2. Aristotle on Metaphor
Derrida demonstrates the will to conceptualization in philosophy through some references to Aristotle, specifically when he tends to reduce any polysemy into univocity. This tendency is called logos. This is the reign of proper name over philosophy and human thinking (and human as thinking animal) in general. Only things that have proper name exist. Without a proper name nothing is a thing, so it is nothing. This is the renouncement of plurality in general. Instead, Derrida brings forward the idea of a pure multiplicity in the idea of dissemination. It is the multiplicity of sense in a metaphorical movement. Everything is a metaphor as long as it is not reduced to a unity, to one entity with a proper name. Everything is a metaphor before gaining a name. Neither human beings nor their language begins with the unity of proper names. In the beginning is not logos but rather the multiplicity of metaphors, or dissemination. The latter is the original move, the original sin. Having several meanings is just having no meaning. And having infinitely many meanings is the original sin! But history changed this story by saying that everyone and everything has just one thing to say, namely logos. The unity of logos used to stand against the plurality of dissemination. This is the birth of logic and its governance over thinking. Before the governance of logic thinking was vivid, with the multiplication of metaphors as its motor.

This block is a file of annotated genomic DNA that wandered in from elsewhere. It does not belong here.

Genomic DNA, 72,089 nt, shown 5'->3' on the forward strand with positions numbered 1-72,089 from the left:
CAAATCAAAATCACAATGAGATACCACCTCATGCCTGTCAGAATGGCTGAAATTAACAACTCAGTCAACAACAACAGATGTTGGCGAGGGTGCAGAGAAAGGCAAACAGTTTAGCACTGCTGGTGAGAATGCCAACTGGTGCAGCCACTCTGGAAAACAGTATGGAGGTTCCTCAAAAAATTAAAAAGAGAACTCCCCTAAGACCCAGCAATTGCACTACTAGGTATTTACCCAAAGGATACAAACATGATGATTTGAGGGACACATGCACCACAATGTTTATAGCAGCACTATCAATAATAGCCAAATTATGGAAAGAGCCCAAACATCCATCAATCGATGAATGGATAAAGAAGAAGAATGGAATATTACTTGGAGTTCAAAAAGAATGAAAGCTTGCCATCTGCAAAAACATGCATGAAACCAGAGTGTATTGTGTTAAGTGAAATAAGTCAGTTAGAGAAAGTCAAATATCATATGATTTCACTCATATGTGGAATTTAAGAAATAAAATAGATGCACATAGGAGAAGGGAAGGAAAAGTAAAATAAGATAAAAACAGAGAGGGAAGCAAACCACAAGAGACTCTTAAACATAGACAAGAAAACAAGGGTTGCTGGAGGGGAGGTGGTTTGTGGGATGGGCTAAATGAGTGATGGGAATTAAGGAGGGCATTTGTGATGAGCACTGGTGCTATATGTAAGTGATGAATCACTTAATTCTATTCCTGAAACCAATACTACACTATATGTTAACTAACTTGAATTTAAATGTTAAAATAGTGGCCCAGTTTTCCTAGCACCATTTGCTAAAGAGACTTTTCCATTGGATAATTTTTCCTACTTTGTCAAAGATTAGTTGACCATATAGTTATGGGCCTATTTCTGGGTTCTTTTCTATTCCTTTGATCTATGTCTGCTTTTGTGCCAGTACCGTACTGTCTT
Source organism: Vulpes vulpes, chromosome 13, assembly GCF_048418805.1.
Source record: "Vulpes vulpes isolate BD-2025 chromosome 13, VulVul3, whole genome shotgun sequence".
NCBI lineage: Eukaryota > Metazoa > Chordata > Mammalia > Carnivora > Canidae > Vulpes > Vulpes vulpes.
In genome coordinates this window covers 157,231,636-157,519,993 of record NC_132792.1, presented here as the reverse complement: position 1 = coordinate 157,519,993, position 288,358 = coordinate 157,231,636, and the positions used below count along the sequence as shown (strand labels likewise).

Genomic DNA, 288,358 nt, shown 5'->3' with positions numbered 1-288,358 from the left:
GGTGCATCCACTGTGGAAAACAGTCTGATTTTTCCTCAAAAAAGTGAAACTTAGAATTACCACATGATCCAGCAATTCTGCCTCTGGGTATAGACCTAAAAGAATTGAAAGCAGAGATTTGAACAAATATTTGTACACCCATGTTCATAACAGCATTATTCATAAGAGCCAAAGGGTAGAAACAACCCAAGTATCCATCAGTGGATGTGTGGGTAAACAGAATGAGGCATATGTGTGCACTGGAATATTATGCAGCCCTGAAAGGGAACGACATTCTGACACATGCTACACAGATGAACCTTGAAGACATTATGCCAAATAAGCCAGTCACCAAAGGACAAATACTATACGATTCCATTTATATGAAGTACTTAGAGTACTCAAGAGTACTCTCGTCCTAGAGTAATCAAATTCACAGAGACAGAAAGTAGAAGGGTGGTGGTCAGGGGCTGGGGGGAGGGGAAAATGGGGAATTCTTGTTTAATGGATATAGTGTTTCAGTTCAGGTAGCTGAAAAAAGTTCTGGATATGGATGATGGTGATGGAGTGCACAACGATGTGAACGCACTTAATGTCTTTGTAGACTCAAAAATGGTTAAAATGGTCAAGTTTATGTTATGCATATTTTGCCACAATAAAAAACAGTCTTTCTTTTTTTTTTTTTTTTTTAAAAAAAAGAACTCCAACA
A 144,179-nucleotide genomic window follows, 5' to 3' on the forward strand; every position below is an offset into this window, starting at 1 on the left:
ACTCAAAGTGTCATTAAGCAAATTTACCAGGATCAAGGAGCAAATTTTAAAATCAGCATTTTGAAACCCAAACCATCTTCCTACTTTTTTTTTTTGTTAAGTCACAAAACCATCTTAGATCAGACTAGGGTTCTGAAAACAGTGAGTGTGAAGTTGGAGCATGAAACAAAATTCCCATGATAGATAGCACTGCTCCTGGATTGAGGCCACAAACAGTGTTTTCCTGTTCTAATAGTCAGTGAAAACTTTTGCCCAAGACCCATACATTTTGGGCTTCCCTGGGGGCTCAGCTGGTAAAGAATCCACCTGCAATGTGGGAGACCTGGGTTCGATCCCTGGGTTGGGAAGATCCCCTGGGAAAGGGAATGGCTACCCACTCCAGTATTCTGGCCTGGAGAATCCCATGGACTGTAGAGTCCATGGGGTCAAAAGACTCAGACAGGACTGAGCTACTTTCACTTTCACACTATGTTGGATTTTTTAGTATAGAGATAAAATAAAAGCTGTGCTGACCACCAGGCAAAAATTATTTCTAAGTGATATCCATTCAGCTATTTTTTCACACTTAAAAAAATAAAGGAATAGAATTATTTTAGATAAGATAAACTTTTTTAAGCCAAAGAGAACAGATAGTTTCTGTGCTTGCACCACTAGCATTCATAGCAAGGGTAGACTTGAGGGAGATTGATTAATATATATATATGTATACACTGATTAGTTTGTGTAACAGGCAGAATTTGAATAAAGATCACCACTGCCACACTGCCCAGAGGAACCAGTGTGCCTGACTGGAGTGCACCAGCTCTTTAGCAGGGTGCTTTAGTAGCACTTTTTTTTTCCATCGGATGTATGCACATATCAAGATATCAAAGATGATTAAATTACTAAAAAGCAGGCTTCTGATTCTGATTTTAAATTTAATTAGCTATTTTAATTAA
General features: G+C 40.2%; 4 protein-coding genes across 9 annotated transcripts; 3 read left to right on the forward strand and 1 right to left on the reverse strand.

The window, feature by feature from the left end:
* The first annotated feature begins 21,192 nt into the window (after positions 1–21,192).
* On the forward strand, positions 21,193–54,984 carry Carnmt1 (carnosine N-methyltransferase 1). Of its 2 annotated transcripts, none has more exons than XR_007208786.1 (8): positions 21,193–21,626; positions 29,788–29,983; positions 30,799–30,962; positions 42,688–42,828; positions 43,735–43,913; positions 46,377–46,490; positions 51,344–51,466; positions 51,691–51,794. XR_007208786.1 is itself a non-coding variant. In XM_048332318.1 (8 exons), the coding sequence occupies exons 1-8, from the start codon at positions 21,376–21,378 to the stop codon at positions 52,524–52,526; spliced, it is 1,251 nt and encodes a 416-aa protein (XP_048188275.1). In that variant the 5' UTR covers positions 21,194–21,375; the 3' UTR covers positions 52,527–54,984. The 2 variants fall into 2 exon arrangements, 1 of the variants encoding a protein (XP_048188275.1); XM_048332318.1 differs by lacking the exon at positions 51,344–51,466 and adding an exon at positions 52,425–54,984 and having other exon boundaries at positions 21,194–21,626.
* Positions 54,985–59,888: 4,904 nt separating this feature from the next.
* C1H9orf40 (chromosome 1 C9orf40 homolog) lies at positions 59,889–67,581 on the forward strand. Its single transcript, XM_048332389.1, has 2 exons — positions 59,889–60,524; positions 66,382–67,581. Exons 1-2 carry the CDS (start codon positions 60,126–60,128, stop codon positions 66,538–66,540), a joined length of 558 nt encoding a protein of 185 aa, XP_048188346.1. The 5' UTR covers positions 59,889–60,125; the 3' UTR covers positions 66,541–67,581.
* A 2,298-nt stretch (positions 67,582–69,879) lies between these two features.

The whole story is about the source of organizations. In a Platonic and Aristotelian view, organizations are pre-established patterns governing the creation of being. Derrida changes the story by claiming that organizations are just the results of the original movement of dissemination which is without any pre-existing organization. Grammar for example is the law of making correct phrases, but the result of an accidental formation of phrases. Grammar would be different if the historical speakers of a language could put the words together in a different way, and they really could, and it is also the case about the formation of a word through putting voices together. Therefore, metaphoricity is the original accident, the original accidental movement that produces concepts and organizations. Human being is an animal who learned to think in the course of history.
- Aristotle (1924) Metaphysics, Translated by W. D. Ross, Oxford: Clarendon Press.
- Aristotle (2014) Poetics, Translated by Malcolm Heath, Pinguin Classics, New Edition.
- Derrida, J. (1982) “Wight Mythology: Metaphor in the Text of Philosophy” in Margins of Philosophy, translated by Alan Bass, The University of Chicago.
- Heidegger, M. (1957) Der Satz vom Grund, Pfullingen, Neske 1957.
- Louis, Pierre (1945) Les Métaphores de Platon, Paris,‘Les Belles Lettres.